In The News
Peoples' Puppets join Laborfest Parade
On Aug. 8, the skies washed away the cover story in the Shepherd Express. Rain did away with the elaborate plans for the All-City Parade and Pageant designed to celebrate the community’s hopes and fears with dance, clown skills, various artisans and everyday people.
All those hand-crafted masks and puppets, giant or intricate, all the wacky costumes, offbeat marching bands and people-powered floats are not gone forever, though Mother Nature did force some repairs to papier-mâché and cardboard.
Even before the downpour, MALC’s chief operating officer and Laborfest planner, Sheila Cochran, had visited the group’s storage area and workspace – the Parade Space, 2210 W. Clybourn Ave. -- and was impressed. This event’s creators, Barbara Leigh and her Milwaukee Public Theatre, and Max Samson and his Milwaukee Mask and Puppet Theatre, are highly regarded Milwaukee theater veterans and activists on issues that dovetailed with Milwaukee organized labor.
She approached them about incorporating the leftovers from their Aug. 8 event into Laborfest.
Now there are no leftovers but a full meal.
So the groups got together and agreed to re-create the parade that wasn’t with the Laborfest parade that will be – rain or shine, with everyone praying for clear weather this time.
The Laborfest tradition involves thousands of union members and more than 130 separate units. The Leigh-Samson event needs a couple of hundred people. But the agreement means finding some new community volunteers since some people who cleared time Aug. 8 can’t clear Sept. 7.
Cochran is not only urging union members to help. Whole families are being invited to participate (children under 16 need to be with an adult).
It’s not just muscular folks to manipulate the largest masks and puppets. There are also smaller puppets and lighter masks involved, along with creative workshops and preparations before the event. In fact, Leigh hopes to schedule a couple of advance rehearsals and there will be ongoing workshops before Sept. 7.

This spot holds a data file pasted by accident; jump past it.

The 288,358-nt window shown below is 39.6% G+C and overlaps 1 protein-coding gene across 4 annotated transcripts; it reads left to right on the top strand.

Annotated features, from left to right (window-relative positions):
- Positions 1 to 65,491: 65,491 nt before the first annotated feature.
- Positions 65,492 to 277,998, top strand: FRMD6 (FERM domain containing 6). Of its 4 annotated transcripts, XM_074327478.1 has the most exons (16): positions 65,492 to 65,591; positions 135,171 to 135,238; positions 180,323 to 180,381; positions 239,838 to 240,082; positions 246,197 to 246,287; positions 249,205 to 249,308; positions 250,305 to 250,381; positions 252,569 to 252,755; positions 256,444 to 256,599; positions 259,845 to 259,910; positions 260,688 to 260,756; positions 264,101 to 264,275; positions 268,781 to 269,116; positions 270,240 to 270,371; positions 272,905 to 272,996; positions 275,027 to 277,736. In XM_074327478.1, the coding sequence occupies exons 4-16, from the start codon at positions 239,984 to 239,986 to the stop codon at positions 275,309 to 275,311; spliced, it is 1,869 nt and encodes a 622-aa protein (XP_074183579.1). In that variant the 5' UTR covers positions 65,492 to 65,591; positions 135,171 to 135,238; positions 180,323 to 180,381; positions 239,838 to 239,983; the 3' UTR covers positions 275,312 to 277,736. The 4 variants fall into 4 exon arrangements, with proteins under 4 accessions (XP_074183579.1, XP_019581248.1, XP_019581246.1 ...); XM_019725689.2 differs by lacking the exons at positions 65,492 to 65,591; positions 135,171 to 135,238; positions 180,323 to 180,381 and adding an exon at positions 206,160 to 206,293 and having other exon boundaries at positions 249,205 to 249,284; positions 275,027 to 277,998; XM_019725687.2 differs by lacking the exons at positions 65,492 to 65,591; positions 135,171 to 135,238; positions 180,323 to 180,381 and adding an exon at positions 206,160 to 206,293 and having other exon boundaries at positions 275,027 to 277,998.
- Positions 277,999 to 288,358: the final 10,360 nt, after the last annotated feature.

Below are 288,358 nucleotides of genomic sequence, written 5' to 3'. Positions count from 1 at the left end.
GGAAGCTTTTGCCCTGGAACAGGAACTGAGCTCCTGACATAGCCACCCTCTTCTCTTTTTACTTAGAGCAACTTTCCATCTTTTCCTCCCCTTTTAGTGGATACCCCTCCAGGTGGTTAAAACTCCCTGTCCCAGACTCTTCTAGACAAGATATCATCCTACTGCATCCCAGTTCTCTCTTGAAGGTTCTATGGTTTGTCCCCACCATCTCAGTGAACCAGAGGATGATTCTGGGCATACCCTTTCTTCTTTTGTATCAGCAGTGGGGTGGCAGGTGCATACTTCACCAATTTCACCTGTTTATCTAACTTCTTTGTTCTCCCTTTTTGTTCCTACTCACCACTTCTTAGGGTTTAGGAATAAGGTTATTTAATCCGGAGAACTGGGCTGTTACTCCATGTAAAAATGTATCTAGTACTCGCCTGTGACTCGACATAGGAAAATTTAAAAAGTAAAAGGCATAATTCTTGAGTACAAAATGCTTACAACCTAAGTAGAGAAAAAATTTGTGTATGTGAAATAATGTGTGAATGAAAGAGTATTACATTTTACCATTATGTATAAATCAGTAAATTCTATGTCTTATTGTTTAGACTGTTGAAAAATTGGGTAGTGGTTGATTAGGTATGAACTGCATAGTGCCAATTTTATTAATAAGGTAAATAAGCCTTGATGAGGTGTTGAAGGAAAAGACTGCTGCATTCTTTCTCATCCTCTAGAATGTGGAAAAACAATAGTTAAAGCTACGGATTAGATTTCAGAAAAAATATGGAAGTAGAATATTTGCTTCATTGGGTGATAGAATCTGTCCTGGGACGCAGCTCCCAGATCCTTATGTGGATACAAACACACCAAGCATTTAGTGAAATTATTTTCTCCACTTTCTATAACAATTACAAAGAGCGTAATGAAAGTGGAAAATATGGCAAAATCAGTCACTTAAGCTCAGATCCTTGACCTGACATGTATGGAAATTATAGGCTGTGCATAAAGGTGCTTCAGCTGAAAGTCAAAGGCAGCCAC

Being sought are people to push floats, dance, sing in a gospel choir, even walk on stilts (though that is rarely a requirement of union initiation), Also needed are people who can pretend to be villains, "potential victims" or heroes, which sound like role-playing any of us can do.
Leigh and Samson will gather their forces that Monday near Zeidler Union Square Park, around which the Laborfest parade lines up and launches.
Volunteers for the All-City Parade will get instructions at 9 a.m. along Everett St. just outside the Wisconsin Energies building, on the south side of Zeidler Union Square Park.
By 9:30 a.m. union marchers in the parade are expected to find the signage for their local and get organized. Various locations have been laid out along Michigan St. between 3rd and 4th Sts, even down Michigan toward 5th St. and then north of Wisconsin Ave on 4th St. for Harley motorcycles and vintage cars. So everyone’s close to each other.
For the Leigh-Samson effort and needs, check in with stage manager Azeeza Islam, (414)-349-5219, or email email@example.com.
Those parade elements will slide into the final sequence of the Laborfest union parade that starts promptly at 11 a.m.
But the show will continue about 1:30 p.m. in front of the Miller Stage at Summerfest when the special narrated pageant is presented. This half-hour event themed “Making a New Way—Together” emerged from a series of brainstorming sessions and focuses on the economy, ecology and neighborhood peace.
This unique element of Laborfest has an auspicious history. Milwaukee Public Theatre grew out of the Friends Mime Theatre in the 1970s and has presented hundreds of public theater events in Milwaukee. Samson’s inventive, enormous and tiny puppets have shown up not only at protests of which unions have been a part but also in various theater productions.. His work for the activist community extends back for decades.
Photos of puppets and parade floats being created, a list of participants, and details on the parade’s background can be found at www.milwaukeepublictheatre.org.